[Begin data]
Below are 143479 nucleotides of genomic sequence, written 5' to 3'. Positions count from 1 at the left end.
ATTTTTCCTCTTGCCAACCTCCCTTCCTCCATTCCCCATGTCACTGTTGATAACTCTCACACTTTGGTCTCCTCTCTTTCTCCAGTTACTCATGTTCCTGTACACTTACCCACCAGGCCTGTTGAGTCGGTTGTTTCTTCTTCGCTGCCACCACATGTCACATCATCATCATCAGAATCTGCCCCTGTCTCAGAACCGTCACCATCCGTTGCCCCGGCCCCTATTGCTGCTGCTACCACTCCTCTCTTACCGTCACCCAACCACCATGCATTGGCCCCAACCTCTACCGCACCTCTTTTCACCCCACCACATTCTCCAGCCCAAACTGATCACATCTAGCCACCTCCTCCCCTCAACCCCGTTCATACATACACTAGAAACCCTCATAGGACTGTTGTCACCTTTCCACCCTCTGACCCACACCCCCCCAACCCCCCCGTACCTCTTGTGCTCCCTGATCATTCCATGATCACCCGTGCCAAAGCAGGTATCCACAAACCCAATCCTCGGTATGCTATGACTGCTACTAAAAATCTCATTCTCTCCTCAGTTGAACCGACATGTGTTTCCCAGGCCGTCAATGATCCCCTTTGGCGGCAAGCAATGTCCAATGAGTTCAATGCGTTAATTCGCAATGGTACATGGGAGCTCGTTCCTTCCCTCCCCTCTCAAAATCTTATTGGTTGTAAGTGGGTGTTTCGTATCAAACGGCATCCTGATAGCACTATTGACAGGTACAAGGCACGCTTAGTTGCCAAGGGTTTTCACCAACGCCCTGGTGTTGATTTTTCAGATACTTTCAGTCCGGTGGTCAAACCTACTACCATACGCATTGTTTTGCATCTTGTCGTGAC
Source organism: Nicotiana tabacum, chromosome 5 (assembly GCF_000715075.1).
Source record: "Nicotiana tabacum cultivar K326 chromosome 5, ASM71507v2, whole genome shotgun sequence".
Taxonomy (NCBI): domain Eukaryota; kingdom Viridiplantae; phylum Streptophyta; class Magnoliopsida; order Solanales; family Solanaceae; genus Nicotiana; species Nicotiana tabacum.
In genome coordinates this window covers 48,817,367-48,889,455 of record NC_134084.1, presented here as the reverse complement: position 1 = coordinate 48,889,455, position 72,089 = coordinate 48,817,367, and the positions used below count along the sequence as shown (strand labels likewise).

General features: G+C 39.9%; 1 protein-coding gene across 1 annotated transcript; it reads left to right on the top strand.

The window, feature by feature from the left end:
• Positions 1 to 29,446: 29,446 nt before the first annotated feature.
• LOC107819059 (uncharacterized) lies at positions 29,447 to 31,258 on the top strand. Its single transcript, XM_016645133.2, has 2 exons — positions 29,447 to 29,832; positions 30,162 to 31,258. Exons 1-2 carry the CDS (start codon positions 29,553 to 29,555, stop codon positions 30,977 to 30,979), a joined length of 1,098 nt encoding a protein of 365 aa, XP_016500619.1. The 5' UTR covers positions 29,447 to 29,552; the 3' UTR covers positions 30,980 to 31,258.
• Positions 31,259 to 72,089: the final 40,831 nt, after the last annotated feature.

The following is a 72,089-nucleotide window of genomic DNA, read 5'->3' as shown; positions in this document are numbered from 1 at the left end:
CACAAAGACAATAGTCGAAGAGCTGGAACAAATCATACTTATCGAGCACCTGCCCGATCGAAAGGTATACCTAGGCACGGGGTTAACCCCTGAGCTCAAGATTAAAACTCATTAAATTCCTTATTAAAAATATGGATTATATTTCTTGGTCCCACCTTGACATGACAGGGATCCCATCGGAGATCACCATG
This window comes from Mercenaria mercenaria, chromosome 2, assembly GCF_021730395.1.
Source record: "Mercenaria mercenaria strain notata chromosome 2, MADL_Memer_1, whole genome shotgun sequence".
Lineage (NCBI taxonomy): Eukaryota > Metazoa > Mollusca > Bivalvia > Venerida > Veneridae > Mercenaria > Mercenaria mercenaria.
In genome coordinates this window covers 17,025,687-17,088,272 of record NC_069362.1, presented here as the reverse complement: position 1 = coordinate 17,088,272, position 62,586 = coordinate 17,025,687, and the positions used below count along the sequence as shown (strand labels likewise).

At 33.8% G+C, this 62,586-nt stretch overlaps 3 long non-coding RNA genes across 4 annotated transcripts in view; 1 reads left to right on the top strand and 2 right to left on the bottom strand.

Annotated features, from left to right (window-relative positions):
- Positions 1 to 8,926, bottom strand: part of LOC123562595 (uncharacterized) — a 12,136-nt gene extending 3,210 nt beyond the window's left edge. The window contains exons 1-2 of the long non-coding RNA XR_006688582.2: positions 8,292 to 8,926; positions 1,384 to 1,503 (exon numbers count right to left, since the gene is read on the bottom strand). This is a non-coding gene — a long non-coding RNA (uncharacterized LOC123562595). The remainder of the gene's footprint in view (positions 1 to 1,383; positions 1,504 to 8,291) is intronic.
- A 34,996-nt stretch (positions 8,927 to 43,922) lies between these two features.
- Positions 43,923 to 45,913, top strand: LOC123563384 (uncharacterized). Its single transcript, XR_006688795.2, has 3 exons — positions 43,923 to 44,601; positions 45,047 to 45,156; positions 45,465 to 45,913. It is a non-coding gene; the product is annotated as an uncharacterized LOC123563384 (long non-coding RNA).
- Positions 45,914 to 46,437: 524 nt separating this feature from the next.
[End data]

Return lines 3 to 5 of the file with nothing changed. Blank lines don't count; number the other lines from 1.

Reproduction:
Source organism: Nicotiana tabacum, chromosome 5 (assembly GCF_000715075.1).
Source record: "Nicotiana tabacum cultivar K326 chromosome 5, ASM71507v2, whole genome shotgun sequence".
Taxonomy (NCBI): domain Eukaryota; kingdom Viridiplantae; phylum Streptophyta; class Magnoliopsida; order Solanales; family Solanaceae; genus Nicotiana; species Nicotiana tabacum.